Entrepreneur Earl "Madman" Muntz of Los Angeles, California, saw a potential in these broadcast carts for an automobile music tape system, and in 1962 introduced his "Stereo-Pak 4-Track Stereo Tape Cartridge System" and prerecorded tapes, initially in California and Florida. He licensed popular music albums from the major record companies and duplicated them on these 4-track cartridges, or CARtridges, as they were first advertised. Previously, music in the car had been restricted mostly to radios. Records, due to their methods of operation and size, were not practical for use in a car, although several companies tried to market an automobile record player including the Highway Hi-Fi.
Notable celebrities such as Frank Sinatra had 4-track players installed in their cars. Music was released on 4-track tape for automobile enjoyment and later for home use. Muntz manufactured 4-track tape players and pre-recorded 4-track cartridges until approximately late 1970, by which time the Stereo 8 8-track tape had become the dominant format. Columbia Records was one of the few major record labels to release music recorded on 4-track cartridges on a widespread basis.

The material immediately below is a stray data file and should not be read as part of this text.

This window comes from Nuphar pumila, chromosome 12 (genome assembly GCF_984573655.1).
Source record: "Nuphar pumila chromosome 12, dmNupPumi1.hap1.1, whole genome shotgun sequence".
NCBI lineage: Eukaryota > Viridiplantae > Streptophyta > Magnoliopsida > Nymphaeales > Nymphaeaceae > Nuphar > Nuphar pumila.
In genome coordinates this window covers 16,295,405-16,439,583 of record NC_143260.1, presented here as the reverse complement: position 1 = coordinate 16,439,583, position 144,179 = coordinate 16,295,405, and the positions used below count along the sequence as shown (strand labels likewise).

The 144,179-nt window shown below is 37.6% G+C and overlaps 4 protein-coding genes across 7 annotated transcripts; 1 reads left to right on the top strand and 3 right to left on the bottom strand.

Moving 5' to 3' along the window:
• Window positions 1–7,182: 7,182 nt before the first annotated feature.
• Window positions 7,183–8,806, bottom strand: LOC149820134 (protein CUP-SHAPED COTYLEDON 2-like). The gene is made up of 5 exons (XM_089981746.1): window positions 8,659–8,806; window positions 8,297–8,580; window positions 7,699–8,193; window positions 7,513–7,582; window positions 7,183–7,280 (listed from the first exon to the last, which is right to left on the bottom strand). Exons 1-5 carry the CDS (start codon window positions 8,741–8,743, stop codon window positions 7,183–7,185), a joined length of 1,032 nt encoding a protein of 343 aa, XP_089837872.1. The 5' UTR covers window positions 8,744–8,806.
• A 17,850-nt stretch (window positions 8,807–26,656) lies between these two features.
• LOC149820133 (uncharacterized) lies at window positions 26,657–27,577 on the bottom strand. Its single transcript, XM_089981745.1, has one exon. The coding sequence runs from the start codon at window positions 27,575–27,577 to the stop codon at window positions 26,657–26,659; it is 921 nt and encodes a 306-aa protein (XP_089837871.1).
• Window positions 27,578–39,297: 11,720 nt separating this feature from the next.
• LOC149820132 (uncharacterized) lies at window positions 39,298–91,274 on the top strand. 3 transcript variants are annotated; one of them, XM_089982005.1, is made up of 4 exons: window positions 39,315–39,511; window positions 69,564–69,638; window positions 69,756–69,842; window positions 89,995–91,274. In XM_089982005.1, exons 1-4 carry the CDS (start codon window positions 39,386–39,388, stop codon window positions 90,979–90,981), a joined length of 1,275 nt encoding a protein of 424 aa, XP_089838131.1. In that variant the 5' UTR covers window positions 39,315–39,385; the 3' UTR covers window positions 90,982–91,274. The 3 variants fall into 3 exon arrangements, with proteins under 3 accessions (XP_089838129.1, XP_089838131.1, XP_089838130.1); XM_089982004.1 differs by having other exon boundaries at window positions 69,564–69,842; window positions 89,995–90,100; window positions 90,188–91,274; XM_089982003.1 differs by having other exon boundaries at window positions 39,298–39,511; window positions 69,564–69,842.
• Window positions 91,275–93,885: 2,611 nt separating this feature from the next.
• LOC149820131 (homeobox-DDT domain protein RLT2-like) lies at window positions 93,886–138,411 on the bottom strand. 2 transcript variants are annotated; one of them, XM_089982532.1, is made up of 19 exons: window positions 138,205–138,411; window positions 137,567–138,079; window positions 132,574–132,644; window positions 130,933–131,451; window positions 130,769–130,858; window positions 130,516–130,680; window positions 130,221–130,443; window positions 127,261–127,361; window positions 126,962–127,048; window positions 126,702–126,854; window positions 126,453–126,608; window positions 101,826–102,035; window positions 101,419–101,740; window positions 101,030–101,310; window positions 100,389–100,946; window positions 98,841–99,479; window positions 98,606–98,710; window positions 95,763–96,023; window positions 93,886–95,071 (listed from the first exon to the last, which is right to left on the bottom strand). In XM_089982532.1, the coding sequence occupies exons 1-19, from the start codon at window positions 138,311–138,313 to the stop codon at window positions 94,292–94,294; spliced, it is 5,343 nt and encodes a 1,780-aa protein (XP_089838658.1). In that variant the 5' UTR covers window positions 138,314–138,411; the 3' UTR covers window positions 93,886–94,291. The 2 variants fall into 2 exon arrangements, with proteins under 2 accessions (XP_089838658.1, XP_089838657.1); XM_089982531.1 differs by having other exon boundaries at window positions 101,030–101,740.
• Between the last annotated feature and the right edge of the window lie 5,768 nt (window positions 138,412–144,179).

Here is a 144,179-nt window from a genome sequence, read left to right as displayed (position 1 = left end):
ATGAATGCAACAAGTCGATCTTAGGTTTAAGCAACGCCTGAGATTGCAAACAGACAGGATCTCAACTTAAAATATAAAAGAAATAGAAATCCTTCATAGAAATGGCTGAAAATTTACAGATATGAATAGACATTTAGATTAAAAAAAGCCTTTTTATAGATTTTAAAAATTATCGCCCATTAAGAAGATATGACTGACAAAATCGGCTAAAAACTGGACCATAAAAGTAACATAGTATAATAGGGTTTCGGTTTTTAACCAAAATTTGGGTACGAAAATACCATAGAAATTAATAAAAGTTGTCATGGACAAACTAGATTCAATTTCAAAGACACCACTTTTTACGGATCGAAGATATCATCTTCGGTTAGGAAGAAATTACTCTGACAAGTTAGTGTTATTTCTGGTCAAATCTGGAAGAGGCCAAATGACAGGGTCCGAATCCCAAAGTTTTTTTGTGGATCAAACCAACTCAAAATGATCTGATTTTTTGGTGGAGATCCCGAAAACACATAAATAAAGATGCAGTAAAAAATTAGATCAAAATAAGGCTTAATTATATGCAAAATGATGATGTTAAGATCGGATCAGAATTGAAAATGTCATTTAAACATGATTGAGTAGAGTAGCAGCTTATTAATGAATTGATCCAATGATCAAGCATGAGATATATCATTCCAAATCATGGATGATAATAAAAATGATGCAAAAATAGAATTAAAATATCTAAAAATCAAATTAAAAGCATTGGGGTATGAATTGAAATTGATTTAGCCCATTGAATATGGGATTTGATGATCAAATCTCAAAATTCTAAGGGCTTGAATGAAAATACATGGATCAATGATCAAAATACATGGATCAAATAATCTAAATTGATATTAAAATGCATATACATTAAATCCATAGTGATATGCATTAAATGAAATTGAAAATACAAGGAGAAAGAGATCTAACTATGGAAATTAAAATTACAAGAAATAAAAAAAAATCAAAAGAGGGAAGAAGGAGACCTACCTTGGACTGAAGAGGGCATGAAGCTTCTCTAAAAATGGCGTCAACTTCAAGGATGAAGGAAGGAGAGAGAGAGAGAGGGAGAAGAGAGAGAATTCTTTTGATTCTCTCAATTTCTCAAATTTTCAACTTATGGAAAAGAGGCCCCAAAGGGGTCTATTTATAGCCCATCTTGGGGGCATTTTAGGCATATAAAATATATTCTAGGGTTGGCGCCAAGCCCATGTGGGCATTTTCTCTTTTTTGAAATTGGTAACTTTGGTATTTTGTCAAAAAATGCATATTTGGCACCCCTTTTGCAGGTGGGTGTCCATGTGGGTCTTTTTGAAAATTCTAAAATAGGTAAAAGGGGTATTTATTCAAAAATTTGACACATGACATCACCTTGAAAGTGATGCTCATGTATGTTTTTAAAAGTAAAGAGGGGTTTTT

The Stereo-Pak cartridge had four monaural or two pairs of stereo tracks. To switch back and forth between the two program tracks, a manual lever is engaged, which physically moves the head up and down mechanically. The Stereo-Pak did not switch tracks automatically, unlike the later Stereo 8 cartridges.
The tape was coated with a slippery backing material patented by Cousino, usually graphite, to ease the continuous slip between the tape layers. This coating sometimes also caused the pinch roller to slip, leading to poor speed control and tape flutter. Due to these problems, 4-track cartridges were never popular with audiophiles. While the design allowed simple and cheap players, unlike a two-reel system it didn't permit winding of the tape in either direction. Some players offered a limited fast-forward by speeding up the motor while cutting off the audio but rewinding was impossible.